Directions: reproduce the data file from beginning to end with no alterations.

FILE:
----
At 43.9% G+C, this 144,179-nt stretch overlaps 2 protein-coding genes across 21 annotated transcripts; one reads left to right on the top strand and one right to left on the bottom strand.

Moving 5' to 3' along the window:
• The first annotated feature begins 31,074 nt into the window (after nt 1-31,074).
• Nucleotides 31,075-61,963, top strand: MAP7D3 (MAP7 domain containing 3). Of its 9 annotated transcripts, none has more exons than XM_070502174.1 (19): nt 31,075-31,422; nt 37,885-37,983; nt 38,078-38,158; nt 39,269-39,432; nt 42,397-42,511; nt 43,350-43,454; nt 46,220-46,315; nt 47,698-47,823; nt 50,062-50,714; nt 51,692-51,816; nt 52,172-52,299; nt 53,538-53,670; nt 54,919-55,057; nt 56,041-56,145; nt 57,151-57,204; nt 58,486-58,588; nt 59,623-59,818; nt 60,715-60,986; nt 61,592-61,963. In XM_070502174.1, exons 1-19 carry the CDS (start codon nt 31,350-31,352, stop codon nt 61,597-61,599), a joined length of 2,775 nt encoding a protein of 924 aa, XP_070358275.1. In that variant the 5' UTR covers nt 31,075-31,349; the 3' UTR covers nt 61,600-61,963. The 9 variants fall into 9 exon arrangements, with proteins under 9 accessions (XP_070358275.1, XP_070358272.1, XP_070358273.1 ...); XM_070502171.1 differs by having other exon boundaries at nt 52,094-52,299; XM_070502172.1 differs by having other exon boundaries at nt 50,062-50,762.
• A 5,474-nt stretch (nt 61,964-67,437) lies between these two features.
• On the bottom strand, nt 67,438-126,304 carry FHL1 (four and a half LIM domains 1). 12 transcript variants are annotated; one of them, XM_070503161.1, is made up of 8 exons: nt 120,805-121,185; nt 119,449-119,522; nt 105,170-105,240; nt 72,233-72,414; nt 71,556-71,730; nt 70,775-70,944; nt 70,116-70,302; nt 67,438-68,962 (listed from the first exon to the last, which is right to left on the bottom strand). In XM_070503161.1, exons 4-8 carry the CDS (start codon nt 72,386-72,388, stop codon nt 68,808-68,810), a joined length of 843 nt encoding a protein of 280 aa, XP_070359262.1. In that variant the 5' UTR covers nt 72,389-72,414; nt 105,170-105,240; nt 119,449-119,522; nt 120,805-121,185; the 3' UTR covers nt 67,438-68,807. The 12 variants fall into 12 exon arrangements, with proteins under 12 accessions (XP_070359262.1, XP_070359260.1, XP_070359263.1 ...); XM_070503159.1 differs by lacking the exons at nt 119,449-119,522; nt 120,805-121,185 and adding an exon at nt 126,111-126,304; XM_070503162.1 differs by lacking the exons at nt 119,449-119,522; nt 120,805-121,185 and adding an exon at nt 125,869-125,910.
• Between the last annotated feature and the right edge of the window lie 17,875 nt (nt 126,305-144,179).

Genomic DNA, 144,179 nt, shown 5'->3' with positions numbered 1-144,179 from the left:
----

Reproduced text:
At 43.9% G+C, this 144,179-nt stretch overlaps 2 protein-coding genes across 21 annotated transcripts; one reads left to right on the top strand and one right to left on the bottom strand.

Moving 5' to 3' along the window:
• The first annotated feature begins 31,074 nt into the window (after nt 1-31,074).
• Nucleotides 31,075-61,963, top strand: MAP7D3 (MAP7 domain containing 3). Of its 9 annotated transcripts, none has more exons than XM_070502174.1 (19): nt 31,075-31,422; nt 37,885-37,983; nt 38,078-38,158; nt 39,269-39,432; nt 42,397-42,511; nt 43,350-43,454; nt 46,220-46,315; nt 47,698-47,823; nt 50,062-50,714; nt 51,692-51,816; nt 52,172-52,299; nt 53,538-53,670; nt 54,919-55,057; nt 56,041-56,145; nt 57,151-57,204; nt 58,486-58,588; nt 59,623-59,818; nt 60,715-60,986; nt 61,592-61,963. In XM_070502174.1, exons 1-19 carry the CDS (start codon nt 31,350-31,352, stop codon nt 61,597-61,599), a joined length of 2,775 nt encoding a protein of 924 aa, XP_070358275.1. In that variant the 5' UTR covers nt 31,075-31,349; the 3' UTR covers nt 61,600-61,963. The 9 variants fall into 9 exon arrangements, with proteins under 9 accessions (XP_070358275.1, XP_070358272.1, XP_070358273.1 ...); XM_070502171.1 differs by having other exon boundaries at nt 52,094-52,299; XM_070502172.1 differs by having other exon boundaries at nt 50,062-50,762.
• A 5,474-nt stretch (nt 61,964-67,437) lies between these two features.
• On the bottom strand, nt 67,438-126,304 carry FHL1 (four and a half LIM domains 1). 12 transcript variants are annotated; one of them, XM_070503161.1, is made up of 8 exons: nt 120,805-121,185; nt 119,449-119,522; nt 105,170-105,240; nt 72,233-72,414; nt 71,556-71,730; nt 70,775-70,944; nt 70,116-70,302; nt 67,438-68,962 (listed from the first exon to the last, which is right to left on the bottom strand). In XM_070503161.1, exons 4-8 carry the CDS (start codon nt 72,386-72,388, stop codon nt 68,808-68,810), a joined length of 843 nt encoding a protein of 280 aa, XP_070359262.1. In that variant the 5' UTR covers nt 72,389-72,414; nt 105,170-105,240; nt 119,449-119,522; nt 120,805-121,185; the 3' UTR covers nt 67,438-68,807. The 12 variants fall into 12 exon arrangements, with proteins under 12 accessions (XP_070359262.1, XP_070359260.1, XP_070359263.1 ...); XM_070503159.1 differs by lacking the exons at nt 119,449-119,522; nt 120,805-121,185 and adding an exon at nt 126,111-126,304; XM_070503162.1 differs by lacking the exons at nt 119,449-119,522; nt 120,805-121,185 and adding an exon at nt 125,869-125,910.
• Between the last annotated feature and the right edge of the window lie 17,875 nt (nt 126,305-144,179).

Genomic DNA, 144,179 nt, shown 5'->3' with positions numbered 1-144,179 from the left: